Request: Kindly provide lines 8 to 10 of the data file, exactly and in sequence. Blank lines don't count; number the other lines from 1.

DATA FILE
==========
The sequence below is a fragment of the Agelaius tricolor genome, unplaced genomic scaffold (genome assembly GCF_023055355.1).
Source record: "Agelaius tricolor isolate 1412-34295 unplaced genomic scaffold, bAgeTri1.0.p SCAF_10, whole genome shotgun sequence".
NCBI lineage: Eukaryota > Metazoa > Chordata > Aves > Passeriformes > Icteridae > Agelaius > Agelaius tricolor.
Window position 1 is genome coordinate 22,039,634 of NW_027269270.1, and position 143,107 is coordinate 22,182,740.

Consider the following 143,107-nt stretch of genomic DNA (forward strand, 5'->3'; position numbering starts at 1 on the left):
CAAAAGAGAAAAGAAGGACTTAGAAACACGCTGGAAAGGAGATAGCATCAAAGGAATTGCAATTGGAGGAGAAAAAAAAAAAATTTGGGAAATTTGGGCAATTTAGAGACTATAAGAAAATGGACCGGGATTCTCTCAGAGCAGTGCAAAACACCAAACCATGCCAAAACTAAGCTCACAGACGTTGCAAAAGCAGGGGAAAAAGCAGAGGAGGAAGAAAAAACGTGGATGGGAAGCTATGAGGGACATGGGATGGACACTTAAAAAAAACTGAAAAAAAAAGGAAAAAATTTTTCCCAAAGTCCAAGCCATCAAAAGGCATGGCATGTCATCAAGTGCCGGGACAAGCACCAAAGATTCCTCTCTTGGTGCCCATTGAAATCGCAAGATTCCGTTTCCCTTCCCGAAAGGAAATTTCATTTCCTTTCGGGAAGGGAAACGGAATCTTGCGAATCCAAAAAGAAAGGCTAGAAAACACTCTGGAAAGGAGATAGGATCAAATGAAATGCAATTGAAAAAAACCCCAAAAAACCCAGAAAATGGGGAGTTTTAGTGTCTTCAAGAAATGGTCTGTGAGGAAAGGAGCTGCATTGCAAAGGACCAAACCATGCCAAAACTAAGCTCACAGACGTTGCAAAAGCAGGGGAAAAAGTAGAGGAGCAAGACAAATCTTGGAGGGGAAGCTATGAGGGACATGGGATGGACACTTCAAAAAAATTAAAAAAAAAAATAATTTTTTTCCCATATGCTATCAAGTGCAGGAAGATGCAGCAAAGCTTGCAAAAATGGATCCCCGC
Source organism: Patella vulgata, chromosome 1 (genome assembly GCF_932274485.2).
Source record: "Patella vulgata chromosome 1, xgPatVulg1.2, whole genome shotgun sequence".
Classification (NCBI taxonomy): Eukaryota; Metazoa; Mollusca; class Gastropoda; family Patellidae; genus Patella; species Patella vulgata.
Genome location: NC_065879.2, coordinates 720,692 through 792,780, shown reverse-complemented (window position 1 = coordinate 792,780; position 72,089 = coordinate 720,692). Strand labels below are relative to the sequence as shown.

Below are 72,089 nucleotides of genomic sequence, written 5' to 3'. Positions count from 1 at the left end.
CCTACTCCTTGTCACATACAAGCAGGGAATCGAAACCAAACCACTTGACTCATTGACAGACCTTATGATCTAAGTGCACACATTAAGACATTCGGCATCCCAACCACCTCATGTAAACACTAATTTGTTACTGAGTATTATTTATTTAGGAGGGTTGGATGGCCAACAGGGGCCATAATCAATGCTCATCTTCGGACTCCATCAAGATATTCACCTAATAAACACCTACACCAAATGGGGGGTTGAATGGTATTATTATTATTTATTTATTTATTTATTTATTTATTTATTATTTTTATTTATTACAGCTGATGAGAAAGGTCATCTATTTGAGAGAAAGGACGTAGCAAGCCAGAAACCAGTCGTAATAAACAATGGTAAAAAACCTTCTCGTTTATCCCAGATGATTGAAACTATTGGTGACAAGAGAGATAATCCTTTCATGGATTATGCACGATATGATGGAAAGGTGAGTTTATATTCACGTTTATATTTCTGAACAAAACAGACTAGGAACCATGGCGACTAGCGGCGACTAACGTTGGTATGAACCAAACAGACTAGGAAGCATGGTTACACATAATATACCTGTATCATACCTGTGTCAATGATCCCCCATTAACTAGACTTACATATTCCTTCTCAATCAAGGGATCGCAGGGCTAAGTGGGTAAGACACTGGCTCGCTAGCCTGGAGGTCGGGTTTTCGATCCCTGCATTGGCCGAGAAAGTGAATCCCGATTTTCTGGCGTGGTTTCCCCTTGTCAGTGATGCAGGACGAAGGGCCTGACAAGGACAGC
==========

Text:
Source record: "Patella vulgata chromosome 1, xgPatVulg1.2, whole genome shotgun sequence".
Classification (NCBI taxonomy): Eukaryota; Metazoa; Mollusca; class Gastropoda; family Patellidae; genus Patella; species Patella vulgata.
Genome location: NC_065879.2, coordinates 720,692 through 792,780, shown reverse-complemented (window position 1 = coordinate 792,780; position 72,089 = coordinate 720,692). Strand labels below are relative to the sequence as shown.